The 2007 edition of NFPA 72® includes some of the most significant changes made in the National Fire Alarm Code® in many years. This article will present an overview of some of the more important changes that will impact the design of fire alarm systems.
Probably the most significant changes to the Code address the application of mass notification systems (MNSs) and their relationship to fire alarm systems. An MNS, as defined by NFPA 72 is "a system that is used to provide information and instructions to people, in a building, area, or other place." This broad definition can include systems used to initiate evacuation, relocation or to provide information to occupants for such things as fire emergencies; weather emergencies; terrorist events; biological, chemical, or nuclear emergencies; or any combination of these. Annex E, Mass Notification Systems, is new in this edition of NFPA 72 and has been developed to provide nonmandatory guidance for the design and installation of these systems.
An MNS can be installed as a separate system or as a system integrated with a fire alarm system. Several changes have been made in the mandatory chapters of NFPA 72 for correlation and to avoid having conflicting or competing signals with fire alarm systems.
The scope of NFPA 72 has been revised to include "emergency warning equipment," and the term "fire" has been removed in several locations throughout the Code so that specific requirements apply generally – not to just fire alarm systems.
The requirements for combination fire alarm systems have been modified to address MNSs, establish signal priorities, and specifically allow MNS signals to take priority over other signals, including fire alarm signals.
184.108.40.206* In combination systems, fire alarm signals shall be distinctive, clearly recognizable, and, with the exception of mass notification inputs, take precedence over any other signal even when a non-fire alarm signal is initiated first and shall be indicated as follows in descending order of priority unless otherwise permitted by this Code:
Signals associated with life safety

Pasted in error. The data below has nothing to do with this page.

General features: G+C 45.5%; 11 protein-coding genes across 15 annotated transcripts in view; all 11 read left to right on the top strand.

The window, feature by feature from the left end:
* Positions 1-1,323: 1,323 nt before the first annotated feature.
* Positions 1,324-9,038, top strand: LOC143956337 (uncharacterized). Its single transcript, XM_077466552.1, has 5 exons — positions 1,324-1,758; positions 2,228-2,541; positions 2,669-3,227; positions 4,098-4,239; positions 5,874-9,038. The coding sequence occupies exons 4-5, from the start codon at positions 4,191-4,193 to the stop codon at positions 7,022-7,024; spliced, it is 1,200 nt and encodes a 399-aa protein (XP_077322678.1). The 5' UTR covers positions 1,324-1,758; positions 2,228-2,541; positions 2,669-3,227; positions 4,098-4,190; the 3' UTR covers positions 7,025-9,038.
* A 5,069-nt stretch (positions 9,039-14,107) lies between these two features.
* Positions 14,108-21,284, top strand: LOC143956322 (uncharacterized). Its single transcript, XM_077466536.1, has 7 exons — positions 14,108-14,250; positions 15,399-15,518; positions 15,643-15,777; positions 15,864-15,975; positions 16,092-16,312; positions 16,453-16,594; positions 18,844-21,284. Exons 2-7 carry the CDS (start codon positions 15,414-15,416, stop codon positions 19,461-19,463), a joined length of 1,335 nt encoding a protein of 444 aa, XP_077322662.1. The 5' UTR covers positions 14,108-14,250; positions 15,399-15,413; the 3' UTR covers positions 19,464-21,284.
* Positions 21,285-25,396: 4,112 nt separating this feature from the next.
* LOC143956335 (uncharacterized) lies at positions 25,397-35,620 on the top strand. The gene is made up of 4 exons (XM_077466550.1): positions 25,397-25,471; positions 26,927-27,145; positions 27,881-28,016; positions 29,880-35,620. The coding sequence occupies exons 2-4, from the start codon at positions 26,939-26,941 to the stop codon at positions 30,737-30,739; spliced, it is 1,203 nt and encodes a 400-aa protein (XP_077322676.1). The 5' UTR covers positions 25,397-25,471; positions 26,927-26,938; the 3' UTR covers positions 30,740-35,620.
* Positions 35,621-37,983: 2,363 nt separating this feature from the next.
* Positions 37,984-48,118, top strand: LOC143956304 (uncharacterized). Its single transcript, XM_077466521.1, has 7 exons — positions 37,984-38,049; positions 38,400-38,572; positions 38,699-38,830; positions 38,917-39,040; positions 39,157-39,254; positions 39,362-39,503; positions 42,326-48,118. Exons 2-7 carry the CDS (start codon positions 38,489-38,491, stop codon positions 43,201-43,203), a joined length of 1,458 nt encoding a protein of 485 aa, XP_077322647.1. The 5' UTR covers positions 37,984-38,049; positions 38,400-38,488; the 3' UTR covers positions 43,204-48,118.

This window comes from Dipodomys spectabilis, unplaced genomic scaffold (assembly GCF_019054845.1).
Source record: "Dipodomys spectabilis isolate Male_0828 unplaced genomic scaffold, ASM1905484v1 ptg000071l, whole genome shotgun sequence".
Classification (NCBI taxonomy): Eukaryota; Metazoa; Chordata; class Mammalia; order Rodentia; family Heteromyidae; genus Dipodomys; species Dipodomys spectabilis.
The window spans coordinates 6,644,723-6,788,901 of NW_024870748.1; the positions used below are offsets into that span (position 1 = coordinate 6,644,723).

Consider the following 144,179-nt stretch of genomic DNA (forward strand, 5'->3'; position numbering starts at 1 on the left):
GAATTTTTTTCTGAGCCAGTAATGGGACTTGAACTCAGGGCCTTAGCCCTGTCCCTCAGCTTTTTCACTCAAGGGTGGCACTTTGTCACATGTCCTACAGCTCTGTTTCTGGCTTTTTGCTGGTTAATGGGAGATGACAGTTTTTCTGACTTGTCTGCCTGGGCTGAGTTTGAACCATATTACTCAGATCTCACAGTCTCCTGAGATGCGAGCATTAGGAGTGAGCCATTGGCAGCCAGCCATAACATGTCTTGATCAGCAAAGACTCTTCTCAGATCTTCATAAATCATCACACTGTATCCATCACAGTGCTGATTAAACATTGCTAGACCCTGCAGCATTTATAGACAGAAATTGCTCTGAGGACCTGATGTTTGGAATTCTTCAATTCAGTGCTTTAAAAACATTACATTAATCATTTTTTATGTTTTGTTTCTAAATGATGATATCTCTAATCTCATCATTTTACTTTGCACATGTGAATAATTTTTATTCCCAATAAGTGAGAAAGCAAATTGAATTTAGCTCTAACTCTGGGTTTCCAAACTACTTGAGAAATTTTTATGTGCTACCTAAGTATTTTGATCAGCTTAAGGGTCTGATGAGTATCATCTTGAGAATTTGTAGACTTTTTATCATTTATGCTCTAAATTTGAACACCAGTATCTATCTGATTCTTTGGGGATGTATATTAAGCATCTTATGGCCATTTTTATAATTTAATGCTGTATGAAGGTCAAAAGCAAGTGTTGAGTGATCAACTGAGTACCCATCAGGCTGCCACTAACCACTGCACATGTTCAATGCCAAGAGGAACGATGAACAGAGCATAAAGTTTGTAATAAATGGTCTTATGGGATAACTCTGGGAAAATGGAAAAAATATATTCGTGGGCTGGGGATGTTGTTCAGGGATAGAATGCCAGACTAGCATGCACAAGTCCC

Signals associated with property protection
Trouble signals associated with life and/or property protection
The requirements for notification appliances in Chapter 7 have been modified to address wide area (outdoor) signaling applications to prohibit use of the word "FIRE" or any fire symbol on appliances used for non-fire signaling purposes in and to coordinate "color" requirements for visible signaling appliances.
Other significant changes to the Code include a number of new or updated requirements reflecting either new technology or new and evolving research. Several of these changes involve requirements for automatic fire detection devices.
The requirements for heat detectors have been modified to require the detectors to be marked with their response time index (RTI) and to include this information in related product documentation by July 1, 2008. This information will be of special value to those involved with performance-based detection designs.
The prescriptive requirements for location and spacing of smoke detectors in level joist and beam ceiling applications have been completely revised and now specifically address "waffle or pan-type" ceilings, corridors and small rooms. These changes were based in part on research performed under the auspices of the Fire Protection Research Foundation1 and will provide needed relief for common applications that would have otherwise required the installation of a greater number of detectors for compliance with the requirements of earlier editions of the Code.